Continued from ‘Figure it out Together‘
The girl rests her head against my shoulder like we were friends or perhaps siblings given the age difference between us. Not that I would know what having a sibling is like. I was the only child Mama and Papa had, but what about this girl? Did she have an older sister? Does she miss her?
The last child in the room, a young boy, watches us with wide dark eyes. He glances between the girl on my shoulder and myself like he’s waiting for something to happen. But what? Does he think I’m the bad person?
My throat clenches at the idea. I’m not the bad person! I want to scream at him, but that would frighten him, wouldn’t it? It would frighten me if someone yelled at me. Still, I don’t like the way he cowers there in the corner like I might attack him. It eats away at my heart.
But he’s scared of me. I don’t want him to be scared of me. Without wanting to disturb the young girl, I tap the ground on my other side. Maybe she’s right. Maybe we can figure it out together and the more we have with us, the better, right? There’s strength in numbers. At least, that’s what Papa always used to say.
The boy’s dark eyes shift to my hand where it sits on the ground. Flickering back to me, they narrow. He hesitates. With his blanket still drawn up over his nose, he continues to hide in the corner.
“It’s okay,” I whisper, keeping my voice quiet. More because I don’t have the energy to speak louder. “I won’t hurt you.”
His breathing ruffles the blanket in front of his face, fast and shallow.
“I was alone, too before you came here, but we don’t have to be alone.” I hold my hand out in his direction. “We can be together.”
Still, he doesn’t move. His eyes dance between my hand, the girl, and my face. He’s not going to move.
With a sigh, I drop my hand back to my lap and glance down at the girl on my shoulder “What’s your name?” I ask, in a more gentle fashion than Arabella asked the scared boy.
Her head tilts up to me, but never leaving my shoulder. “Dai,” she whispers. Her big, grey eyes blink at me.
“That’s a pretty name,” I whisper, remembering Mama’s words about always being polite and saying nice things. “My name is Clara,” I offer her. Somehow, I even manage a smile, allowing it to curl my lips up and poke at my cheeks.
“That’s a pretty name, too,” the girl responds, her voice as quiet as the wind.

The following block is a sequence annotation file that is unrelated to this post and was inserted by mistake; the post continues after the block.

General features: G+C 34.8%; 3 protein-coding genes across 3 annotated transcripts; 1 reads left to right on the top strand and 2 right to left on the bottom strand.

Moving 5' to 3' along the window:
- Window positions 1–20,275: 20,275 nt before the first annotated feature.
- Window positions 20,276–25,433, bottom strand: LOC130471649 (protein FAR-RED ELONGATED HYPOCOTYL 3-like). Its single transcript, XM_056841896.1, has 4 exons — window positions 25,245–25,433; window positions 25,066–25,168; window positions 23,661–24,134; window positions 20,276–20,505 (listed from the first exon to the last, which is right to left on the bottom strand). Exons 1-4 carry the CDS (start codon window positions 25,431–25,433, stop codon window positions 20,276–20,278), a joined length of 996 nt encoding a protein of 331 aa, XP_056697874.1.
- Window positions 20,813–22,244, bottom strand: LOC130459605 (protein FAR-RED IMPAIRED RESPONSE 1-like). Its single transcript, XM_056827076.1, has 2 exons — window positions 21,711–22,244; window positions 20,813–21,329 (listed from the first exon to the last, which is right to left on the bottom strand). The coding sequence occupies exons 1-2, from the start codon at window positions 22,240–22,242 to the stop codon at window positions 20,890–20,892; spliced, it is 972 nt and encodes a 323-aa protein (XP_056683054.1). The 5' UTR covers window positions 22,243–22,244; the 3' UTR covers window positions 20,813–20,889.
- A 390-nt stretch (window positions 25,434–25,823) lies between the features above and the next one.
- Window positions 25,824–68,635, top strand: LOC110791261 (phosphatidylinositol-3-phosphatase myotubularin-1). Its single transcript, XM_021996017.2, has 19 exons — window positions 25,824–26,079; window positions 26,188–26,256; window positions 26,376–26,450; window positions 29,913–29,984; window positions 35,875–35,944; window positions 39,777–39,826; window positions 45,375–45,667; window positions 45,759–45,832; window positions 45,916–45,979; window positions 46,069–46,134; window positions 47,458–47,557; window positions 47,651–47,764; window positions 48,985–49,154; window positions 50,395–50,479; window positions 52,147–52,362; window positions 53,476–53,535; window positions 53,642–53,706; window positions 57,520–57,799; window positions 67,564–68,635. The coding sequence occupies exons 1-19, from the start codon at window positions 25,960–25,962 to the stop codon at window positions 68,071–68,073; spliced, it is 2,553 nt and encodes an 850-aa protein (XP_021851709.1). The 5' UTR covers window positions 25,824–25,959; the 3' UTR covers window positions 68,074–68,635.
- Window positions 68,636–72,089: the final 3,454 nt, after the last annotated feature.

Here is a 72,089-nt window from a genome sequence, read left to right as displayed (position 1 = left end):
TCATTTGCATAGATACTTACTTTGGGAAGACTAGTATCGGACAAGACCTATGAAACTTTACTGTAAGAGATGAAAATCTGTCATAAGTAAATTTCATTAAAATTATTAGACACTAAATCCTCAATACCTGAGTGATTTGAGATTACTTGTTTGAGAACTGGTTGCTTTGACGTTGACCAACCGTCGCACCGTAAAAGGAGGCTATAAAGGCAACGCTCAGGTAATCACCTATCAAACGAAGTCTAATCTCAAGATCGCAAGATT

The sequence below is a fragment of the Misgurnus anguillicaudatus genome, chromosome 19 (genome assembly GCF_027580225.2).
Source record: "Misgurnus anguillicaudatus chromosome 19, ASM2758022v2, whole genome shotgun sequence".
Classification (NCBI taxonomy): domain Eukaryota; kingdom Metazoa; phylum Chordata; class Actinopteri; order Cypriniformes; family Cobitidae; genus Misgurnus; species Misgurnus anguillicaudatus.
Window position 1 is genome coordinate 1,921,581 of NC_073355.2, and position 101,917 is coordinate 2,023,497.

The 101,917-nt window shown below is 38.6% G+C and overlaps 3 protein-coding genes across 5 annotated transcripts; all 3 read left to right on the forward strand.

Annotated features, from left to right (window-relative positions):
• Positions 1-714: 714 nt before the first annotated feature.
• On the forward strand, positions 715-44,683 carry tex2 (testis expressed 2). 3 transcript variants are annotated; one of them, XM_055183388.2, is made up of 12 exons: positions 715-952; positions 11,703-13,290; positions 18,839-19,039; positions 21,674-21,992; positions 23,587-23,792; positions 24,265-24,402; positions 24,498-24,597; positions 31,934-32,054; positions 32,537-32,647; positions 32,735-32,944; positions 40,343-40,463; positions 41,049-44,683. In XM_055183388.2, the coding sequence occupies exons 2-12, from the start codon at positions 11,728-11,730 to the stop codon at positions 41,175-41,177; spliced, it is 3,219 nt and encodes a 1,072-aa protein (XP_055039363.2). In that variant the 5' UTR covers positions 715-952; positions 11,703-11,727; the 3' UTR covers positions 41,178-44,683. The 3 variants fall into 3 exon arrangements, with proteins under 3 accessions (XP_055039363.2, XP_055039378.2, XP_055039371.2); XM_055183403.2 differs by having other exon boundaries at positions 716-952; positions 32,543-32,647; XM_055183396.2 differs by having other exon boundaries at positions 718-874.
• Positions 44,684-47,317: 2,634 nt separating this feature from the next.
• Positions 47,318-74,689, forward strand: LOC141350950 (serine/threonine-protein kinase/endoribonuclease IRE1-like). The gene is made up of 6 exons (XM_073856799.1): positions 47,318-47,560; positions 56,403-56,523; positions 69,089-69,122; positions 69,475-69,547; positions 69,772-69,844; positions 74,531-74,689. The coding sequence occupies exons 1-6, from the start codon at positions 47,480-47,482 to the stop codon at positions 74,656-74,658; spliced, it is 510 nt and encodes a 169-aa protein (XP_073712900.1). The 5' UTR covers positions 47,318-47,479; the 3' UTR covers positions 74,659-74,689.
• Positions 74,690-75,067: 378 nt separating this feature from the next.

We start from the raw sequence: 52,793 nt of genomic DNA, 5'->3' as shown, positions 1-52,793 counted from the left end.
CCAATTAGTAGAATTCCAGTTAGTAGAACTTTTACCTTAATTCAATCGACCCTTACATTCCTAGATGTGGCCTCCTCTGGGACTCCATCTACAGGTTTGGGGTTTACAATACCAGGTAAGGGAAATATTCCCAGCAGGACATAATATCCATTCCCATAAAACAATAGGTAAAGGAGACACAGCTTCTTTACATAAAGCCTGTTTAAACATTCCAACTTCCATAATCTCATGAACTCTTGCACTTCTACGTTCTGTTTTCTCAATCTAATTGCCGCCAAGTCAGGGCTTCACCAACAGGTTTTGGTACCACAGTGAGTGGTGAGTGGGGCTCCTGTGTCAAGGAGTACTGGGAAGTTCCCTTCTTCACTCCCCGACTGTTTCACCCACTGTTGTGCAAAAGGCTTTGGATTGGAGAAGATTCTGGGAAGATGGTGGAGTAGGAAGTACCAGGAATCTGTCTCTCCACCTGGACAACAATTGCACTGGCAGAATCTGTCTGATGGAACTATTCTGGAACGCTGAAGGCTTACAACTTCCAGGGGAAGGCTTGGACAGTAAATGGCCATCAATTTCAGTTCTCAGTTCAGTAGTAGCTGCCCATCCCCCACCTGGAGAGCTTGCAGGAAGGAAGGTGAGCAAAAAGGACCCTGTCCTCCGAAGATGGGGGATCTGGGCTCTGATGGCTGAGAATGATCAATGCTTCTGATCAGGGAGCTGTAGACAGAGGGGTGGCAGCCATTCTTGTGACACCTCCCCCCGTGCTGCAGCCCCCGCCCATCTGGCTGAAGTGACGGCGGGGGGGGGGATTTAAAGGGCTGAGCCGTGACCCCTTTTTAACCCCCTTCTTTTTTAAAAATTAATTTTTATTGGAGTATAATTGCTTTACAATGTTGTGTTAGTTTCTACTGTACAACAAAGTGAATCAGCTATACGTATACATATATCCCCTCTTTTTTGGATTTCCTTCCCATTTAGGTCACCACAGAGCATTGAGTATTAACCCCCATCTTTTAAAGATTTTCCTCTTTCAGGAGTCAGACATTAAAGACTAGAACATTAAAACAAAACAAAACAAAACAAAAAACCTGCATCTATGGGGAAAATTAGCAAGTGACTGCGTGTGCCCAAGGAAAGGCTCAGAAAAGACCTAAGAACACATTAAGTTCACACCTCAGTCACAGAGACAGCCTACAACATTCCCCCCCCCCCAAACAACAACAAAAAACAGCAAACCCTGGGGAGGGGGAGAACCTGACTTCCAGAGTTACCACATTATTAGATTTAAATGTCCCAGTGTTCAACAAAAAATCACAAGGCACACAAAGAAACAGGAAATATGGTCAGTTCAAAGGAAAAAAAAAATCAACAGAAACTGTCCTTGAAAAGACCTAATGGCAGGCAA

“How old are you, Dai?”
Her hand slips from around her knees to hang in the air between us. Five fingers stare at me.
She’s only five. Her age startles me. She’s more than half my age and still she had enough courage to walk up to me when I was crying and sobbing and ask me if everything was okay. How does she get such strength?
I stare down at her grey eyes like the answer might hang within their depths when something brushes against my other arm. Glancing at it, the small boy curls up on the ground next to me. His head settles into my lap, nudging my hand out of the way.
My hand lifts as he settles down. The blanket wraps over his body, which is curled into a ball. His eyes pinch closed like he’s fighting a nightmare and his bottom lip wobbles.
He’s not much bigger than Dai. How old could he possibly be? I recall how scared I was when I first arrived in the house. I can only imagine how scared he must be at such a young age, especially if he lost family, too.
I place a hand on his head like Mama used to do to me.
He jolts, but doesn’t shy away.
My hand slides over his shaggy, black hair. As it does, the boy relaxes. The tightness in his jaw settles and his breathing slows to a more normal pace.
While I glance down at the boy, Dai takes my free hand and wraps my arm around her shoulders. She nestles into the crook of my arm. “I’m scared, Clara,” she whispers.
I squeeze her hand, which still holds onto mine. “I am, too,” I tell her, not wanting to lie, not having the strength to. “But we’ll be okay.”
“You think so?”
No reply falls from my mouth. I hope everything will be okay, but how can it? Mama and Papa are dead. I’m alone in a house with a bunch of strangers. The city is blocked off by a giant wall. The people are acting like animals. The reminder of their ferocity causes me to bite my lip.
The front door creaks open and the sound of a struggle follows.
The boy tenses in my lap. Dai glances into the hallway.
Arabella has her arms around the older boy as he struggles to break free.
“Let me go! I have to find my brother!”
“We’ll help you find him later,” Arabella grunts as she wrestles the boy into the room where the three of us sit. Though, she pauses when she sees us. “Well, I’ll be…” Her voice trails off as her eyes widen. “How did you-“
The boy lands a blow to her jaw. It knocks her silent and he tries to break free of her grasp again.
His vicious actions scare me. The two younger children press into me as Dai watches and the boy claps his hands over his ears.
He’s scaring them. It makes sense. He scares me and they’re more scared than I am. So, why wouldn’t he scare them, too? He needs to stop that. He can’t scare everyone just because he’s scared. We’re all scared, but that doesn’t give him the right to act like that.
The boy trips Arabella, which only causes her to fall on top of him, pinning him to ground. He struggles underneath her, trying to claw his way free of her weight.
Arabella reaches for his arms, trying to pin them down to his side.
The whole display is horrible. It makes me want to cry watching them fight each other. Tears already slip down the younger boy’s face. I can’t stand it. I can’t stand people fighting each other anymore. I can’t stand the anger and the fear.
Next Installment: A Safe Place